Google just gave open source software a major boost with the launch of dedicated security and support teams.
The “Open Source Maintenance Crew” will be a new team of developers who will work on security issues related to open source projects, such as configuring updates.
The announcement was made during the White House Open Source Security Summit, where Google joined the Open Source Security Foundation (OpenSSF) and the Linux Foundation to discuss open source security issues.
Why the move?
In December 2021, White House National Security Adviser Jake Sullivan sent a letter to CEOs of US tech companies after the Log4Shell vulnerability was identified in Apache’s popular open-source Java logging framework, Log4j. .
The vulnerability has been used to install malware, for cryptomining, to add the devices to the Mirai and Muhstik botnets, to drop Cobalt Strike beacons, to seek information disclosure, or for lateral movement on the affected network according to a Microsoft blog post.
“This issue of securing open source software isn’t just about money, for many critical open source projects, it’s about how many people are involved and how much time they can commit to the work,” said said Google’s senior open source security engineer, Abishek Arya.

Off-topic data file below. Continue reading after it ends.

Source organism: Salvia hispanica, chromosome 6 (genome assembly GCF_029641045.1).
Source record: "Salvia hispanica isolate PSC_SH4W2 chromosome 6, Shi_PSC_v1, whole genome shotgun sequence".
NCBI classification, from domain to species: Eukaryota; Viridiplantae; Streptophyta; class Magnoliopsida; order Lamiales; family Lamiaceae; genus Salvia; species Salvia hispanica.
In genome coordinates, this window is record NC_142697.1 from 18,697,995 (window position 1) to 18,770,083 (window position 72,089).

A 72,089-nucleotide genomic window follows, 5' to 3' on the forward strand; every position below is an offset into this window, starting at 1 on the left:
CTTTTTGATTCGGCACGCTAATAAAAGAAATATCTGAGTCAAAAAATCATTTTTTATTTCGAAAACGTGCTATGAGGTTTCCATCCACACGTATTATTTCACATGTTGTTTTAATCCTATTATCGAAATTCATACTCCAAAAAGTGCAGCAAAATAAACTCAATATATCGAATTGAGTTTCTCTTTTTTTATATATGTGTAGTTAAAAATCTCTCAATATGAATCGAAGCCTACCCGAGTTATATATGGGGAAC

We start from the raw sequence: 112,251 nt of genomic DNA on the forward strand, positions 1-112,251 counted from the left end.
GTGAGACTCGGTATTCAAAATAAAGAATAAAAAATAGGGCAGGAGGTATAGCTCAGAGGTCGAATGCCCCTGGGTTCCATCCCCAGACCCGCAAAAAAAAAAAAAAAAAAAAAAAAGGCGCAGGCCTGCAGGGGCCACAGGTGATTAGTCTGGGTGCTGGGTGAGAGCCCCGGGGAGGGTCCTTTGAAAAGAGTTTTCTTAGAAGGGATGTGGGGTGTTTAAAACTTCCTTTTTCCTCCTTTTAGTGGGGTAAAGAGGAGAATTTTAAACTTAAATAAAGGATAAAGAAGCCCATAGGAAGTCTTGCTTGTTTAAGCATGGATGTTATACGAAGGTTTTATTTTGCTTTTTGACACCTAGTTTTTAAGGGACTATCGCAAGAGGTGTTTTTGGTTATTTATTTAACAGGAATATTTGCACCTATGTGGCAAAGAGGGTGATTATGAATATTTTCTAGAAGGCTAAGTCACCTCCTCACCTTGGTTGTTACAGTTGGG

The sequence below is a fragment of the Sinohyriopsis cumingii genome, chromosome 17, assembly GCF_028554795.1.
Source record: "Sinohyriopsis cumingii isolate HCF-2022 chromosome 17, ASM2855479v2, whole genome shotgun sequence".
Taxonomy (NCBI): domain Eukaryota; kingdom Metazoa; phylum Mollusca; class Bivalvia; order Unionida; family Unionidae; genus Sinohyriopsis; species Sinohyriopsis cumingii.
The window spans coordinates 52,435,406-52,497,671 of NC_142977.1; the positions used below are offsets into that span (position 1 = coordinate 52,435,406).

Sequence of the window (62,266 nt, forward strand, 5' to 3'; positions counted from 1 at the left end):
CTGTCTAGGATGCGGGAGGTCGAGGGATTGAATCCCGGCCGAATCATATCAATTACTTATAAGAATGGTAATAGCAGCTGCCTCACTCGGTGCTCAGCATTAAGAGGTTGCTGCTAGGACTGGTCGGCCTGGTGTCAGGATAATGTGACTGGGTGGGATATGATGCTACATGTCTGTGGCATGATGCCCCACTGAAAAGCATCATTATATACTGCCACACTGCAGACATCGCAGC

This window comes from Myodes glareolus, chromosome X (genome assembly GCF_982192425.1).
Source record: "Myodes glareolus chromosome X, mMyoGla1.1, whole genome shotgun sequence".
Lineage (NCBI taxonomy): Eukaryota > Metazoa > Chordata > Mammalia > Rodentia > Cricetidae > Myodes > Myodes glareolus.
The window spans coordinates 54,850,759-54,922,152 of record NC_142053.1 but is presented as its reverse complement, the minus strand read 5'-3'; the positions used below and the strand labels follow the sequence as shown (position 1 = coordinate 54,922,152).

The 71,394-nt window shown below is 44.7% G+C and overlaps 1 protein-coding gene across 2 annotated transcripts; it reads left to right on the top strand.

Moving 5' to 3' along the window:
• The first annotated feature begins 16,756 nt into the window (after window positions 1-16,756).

“Even with more funding, we need the ability to direct that money to the right goals. It’s a people problem as much as a money problem.
He added, “To address this challenge in a meaningful way, Google provided resources to the ‘Open Source Maintenance Team’ with the idea that an entity such as OpenSSF could administer the group and act as a conduit for critical projects.”
The move comes as open source adoption is gaining momentum and gaining support within the IT community, with use cases such as online collaboration fueling its popularity.
The recent 2022 State of Open Source Report, conducted by OpenLogic, surveyed 2,660 professionals and their organizations who use open source tools, and found that more than a quarter (27%) said they don’t have no reservations about these tools, while only 13.9% were concerned. about them being insecure and untested.